Predictive analytics helps the store anticipate the customer’s needs “and if you allow us, we can send special offers on items that you might have purchased in the past or might need,” said Merritt.
“If we see you have recently purchased some paint, that might imply you are doing some renovation and we might offer you a deal on other related stuff,” he said.
This method of using predictive analytics is increasingly being used with success by many retailers and other businesses to better understand their customers according to Clayton Christensen, professor of business administration at the Harvard School of Business. He said the old business adage of “listening to your customers” is no longer enough.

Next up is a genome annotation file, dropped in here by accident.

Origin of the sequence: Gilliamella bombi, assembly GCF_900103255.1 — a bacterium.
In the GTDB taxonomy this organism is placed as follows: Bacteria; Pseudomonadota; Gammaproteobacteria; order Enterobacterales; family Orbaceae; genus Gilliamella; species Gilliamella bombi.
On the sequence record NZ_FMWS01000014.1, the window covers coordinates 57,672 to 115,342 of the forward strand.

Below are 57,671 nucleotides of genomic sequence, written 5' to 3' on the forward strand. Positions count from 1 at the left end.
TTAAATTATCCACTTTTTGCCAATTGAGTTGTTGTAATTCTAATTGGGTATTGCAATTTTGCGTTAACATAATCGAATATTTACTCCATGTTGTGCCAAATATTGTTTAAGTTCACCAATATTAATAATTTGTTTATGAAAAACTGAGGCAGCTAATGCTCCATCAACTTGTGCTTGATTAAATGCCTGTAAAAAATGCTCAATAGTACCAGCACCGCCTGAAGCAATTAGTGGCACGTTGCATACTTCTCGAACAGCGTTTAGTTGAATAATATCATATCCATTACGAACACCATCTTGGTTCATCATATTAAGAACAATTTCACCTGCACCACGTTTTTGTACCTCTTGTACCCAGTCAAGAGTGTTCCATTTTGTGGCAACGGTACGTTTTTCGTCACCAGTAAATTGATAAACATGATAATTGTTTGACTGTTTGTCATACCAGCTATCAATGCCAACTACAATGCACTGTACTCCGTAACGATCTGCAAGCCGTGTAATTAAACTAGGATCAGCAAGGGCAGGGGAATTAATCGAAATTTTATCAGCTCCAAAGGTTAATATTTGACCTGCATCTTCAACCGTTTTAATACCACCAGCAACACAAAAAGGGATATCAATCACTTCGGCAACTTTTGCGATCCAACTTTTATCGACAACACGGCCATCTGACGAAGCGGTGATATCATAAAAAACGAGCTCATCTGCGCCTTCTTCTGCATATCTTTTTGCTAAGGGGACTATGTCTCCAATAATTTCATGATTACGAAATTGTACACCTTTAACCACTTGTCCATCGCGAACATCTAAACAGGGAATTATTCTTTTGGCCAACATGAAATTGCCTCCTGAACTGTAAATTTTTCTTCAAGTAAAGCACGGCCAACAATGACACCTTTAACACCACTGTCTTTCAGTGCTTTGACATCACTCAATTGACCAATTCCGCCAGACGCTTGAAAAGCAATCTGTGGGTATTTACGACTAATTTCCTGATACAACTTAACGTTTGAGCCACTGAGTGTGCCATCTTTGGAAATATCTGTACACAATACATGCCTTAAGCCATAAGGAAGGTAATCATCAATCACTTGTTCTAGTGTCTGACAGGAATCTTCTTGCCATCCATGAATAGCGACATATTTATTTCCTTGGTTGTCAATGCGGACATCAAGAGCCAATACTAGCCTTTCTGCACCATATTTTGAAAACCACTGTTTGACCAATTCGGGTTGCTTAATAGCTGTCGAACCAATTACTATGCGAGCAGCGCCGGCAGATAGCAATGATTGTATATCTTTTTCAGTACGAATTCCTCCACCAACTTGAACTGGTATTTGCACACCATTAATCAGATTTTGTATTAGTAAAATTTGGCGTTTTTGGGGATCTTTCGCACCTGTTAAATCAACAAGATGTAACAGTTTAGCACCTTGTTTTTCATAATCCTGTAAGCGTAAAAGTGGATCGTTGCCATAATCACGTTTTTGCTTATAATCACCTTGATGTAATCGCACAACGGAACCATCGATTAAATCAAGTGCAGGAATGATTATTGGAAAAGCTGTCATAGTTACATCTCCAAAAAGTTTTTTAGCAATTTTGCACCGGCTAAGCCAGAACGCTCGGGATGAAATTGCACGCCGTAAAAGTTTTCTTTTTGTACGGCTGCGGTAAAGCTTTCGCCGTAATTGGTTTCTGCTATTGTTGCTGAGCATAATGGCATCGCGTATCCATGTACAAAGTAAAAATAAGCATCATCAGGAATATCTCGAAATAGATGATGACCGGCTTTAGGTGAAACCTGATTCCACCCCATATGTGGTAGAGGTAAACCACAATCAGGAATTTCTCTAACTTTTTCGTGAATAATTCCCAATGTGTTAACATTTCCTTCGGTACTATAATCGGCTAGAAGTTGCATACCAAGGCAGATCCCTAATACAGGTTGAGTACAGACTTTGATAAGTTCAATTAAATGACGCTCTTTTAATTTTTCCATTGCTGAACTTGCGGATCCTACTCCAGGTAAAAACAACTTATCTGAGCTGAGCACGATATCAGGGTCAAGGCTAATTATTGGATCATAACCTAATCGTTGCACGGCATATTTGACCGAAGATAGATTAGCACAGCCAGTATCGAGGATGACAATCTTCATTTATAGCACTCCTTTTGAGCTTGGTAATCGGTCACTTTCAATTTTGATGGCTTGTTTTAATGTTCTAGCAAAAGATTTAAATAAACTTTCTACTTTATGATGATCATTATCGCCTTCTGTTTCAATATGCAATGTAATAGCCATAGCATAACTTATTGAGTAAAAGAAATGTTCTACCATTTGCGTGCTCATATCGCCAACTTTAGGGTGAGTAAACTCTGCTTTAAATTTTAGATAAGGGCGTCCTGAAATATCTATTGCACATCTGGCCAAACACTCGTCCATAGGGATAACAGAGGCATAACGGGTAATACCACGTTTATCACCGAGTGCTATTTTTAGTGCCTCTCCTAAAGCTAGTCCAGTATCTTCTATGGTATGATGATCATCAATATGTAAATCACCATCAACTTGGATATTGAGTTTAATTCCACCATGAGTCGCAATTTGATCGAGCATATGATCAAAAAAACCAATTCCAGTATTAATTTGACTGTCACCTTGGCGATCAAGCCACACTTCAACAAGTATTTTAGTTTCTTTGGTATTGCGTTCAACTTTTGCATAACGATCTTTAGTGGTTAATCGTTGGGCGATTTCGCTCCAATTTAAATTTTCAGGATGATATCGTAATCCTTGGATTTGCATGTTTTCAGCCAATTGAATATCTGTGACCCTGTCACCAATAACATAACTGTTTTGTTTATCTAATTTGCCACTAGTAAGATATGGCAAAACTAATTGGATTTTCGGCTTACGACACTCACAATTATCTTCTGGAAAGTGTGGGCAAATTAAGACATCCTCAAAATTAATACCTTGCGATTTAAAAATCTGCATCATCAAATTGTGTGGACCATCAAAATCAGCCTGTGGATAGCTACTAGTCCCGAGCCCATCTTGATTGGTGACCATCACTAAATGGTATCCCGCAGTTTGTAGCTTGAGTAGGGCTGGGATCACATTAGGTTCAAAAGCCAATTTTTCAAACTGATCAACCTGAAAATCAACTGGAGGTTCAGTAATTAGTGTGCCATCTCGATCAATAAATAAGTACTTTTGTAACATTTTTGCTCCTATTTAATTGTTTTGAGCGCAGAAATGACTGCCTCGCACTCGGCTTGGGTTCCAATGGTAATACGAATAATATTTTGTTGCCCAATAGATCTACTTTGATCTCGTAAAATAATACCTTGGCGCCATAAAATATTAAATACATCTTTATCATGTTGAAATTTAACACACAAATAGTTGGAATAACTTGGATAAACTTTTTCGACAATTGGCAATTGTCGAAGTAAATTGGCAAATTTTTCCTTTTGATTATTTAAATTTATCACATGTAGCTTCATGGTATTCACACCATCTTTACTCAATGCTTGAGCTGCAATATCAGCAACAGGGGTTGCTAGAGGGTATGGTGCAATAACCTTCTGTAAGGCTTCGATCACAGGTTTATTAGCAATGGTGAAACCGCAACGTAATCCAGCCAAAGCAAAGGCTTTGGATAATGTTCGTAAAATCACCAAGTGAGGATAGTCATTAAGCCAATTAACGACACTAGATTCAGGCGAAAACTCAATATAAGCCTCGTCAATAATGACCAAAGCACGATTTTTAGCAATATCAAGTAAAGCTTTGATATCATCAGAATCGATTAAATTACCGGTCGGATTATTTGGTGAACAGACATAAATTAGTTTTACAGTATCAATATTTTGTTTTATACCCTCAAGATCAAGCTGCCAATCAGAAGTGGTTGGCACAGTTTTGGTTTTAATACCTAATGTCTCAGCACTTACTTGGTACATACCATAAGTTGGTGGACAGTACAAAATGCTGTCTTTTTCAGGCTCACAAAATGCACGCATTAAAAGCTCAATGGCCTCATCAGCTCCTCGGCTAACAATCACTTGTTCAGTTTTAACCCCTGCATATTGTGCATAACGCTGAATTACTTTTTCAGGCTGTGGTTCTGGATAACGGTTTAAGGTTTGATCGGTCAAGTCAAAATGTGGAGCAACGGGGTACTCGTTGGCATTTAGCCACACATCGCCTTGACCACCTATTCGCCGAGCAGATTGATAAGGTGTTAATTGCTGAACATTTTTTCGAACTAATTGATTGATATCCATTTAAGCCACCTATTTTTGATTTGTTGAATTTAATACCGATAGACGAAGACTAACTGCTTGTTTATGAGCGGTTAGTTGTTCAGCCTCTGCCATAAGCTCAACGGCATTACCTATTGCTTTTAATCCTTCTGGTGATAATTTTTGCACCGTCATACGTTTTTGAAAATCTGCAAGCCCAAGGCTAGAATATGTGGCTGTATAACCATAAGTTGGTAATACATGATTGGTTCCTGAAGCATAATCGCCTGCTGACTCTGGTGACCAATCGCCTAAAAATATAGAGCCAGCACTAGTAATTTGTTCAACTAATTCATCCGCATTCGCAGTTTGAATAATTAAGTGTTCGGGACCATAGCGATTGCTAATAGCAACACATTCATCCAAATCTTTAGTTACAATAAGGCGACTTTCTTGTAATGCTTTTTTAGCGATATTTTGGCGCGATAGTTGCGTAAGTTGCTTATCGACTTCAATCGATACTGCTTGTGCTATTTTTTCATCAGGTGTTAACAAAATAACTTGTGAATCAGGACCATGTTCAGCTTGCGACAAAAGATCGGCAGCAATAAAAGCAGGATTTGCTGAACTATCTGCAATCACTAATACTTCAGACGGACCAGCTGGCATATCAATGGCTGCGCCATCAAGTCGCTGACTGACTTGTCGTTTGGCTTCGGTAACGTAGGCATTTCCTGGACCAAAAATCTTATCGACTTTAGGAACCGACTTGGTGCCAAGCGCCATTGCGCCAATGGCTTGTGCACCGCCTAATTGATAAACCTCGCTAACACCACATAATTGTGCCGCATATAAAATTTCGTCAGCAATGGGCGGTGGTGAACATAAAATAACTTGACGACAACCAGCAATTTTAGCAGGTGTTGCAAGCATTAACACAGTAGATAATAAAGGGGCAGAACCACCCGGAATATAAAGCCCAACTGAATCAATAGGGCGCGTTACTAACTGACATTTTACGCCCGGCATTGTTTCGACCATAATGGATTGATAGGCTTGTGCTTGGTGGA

Typically, when customers are asked about what htye want, they mention something such as better products and services. Christensen said this may result in the development of a better product or service but it does not guarantee profit because the information does provide insight into what incents people to purchase the product or service.
However, data collection and analytic tools and methods enable companies to gain a “deeper understanding” of their customers.
The idea, Christensen said, is to view customers as “having a job to do” and that they are “looking to hire” a product to help them accomplish it. He also said collecting data is just one part of the equation.
For example, a United States-based ice cream company wanted to find out how to sell more milkshakes. The company knew that milkshakes tended to sell most during the early hours of the morning, but didn’t know why. Another assumption was it needed to compete against restaurants selling milkshakes.